# Block Check Character (BCC) error burst detection

Disclaimer: Not homework!

# Problem

I've been reading up on BCC error detection for my networks course and have got a bit confused over one particular explanation in some of the slides.

# Given Information

We are provided the following explanation:

``````    | r |m6 |m5 |m4 |m3 |m2 |m1 |m0
------------------------------------
w0  | 0 | 1 | 0 | 0 | 1 | 0 | 0 | 0
w1  | 0 | 1 | 1 | 0 | 0 | 1 | 0 | 1
w2  | 0 | 1 | 1 | 0 | 1 | 1 | 1 | 1
w3  | 0 | 1 | 1 | 0 | 1 | 1 | 1 | 1
w4  | 0 | 1 | 1 | 0 | 1 | 1 | 1 | 1
-----------------------------------
BCC | 0 | 1 | 0 | 0 | 0 | 0 | 1 | 0
``````
• Let n = row length (n=8 in this case)
• Remember, not all bits in a burst need be in error, just the first and last
• BCC copes with (n+1)-bit bursts (9-bit bursts in this case)

# Question

Could someone please explain to me how this is the case/how it works?

# Example Problem

(Seen in a past paper) For example given a diagram as above, how many burst bits can be reliably detected in a block? Explain your answer.

Any help greatly appreciated!

EDIT: Added reference slide

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Peter, can you please post your reference? From your definition above, the maximum burst length is n. BCC is the summation module 2 of all the words (bytes) of your message. If you have an even number of errors in any bit position (column), BCC will not help you identifying an error condition. –  guga May 7 '12 at 20:54
@guga I have added the reference slide from my notes. It is literally just this one slide I can't understand and there is nothing very related either side of it. :( –  Peter Hamilton May 7 '12 at 22:41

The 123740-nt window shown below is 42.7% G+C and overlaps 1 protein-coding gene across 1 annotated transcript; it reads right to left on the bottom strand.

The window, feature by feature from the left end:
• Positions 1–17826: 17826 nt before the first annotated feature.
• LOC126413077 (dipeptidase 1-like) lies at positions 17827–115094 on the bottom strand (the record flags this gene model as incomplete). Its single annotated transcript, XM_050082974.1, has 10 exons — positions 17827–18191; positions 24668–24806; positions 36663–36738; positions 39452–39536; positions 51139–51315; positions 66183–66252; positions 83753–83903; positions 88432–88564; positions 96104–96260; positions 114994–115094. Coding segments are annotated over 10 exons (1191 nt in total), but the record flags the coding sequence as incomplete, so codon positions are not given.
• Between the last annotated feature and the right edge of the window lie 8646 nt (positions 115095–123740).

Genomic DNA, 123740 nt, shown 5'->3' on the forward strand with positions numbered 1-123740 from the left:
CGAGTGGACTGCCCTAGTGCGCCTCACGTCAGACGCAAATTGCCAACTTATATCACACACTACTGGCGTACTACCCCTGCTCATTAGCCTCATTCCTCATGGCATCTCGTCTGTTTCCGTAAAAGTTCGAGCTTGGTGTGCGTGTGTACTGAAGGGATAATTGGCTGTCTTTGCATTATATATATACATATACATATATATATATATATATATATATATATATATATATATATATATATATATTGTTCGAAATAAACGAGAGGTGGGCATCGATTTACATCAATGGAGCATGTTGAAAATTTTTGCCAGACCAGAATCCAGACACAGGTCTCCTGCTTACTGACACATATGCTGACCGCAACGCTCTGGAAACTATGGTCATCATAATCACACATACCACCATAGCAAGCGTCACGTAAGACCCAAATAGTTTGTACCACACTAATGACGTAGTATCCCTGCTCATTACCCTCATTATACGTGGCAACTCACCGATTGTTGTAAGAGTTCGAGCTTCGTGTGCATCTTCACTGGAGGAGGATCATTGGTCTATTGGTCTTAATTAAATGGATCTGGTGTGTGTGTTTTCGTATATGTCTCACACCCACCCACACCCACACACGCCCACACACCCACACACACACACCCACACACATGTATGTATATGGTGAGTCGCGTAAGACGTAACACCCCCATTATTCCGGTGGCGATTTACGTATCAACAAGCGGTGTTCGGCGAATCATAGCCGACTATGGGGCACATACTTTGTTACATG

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## 1 Answer

Peter, the column `r` contains the summation module 2 of `m0 ... m6`, so any odd number of errors in a word is detectable (`r` is called parity bit).

Similarly, each BCC bit is computed by the summation module 2 of the column, that's why BCC is also called longitudinal redundancy check.

Now, to have a burst error that is not detectable (meaning, the coding scheme failed its purpose), an even number of errors is necessary both in rows and columns. So, to find the shortest error burst that fails to be detected, you have to have 2 bit errors in one word (so the parity bit doesn't detect) and another 2 bit errors in the following word (shortest burst) in a way that the errors are column aligned (so the BCC doesn't catch the condition). This construct requires a burst length of n+2 bits as represented in the diagram by the red color. So, any error burst that is less than or equal to n+1 bits in length can be detected by this method.

Note that there are many other longer error burst combinations that are detectable by BCC, but when you are talking about error detection capability of a coding scheme, you specify the worst case scenario.

I hope this helps!

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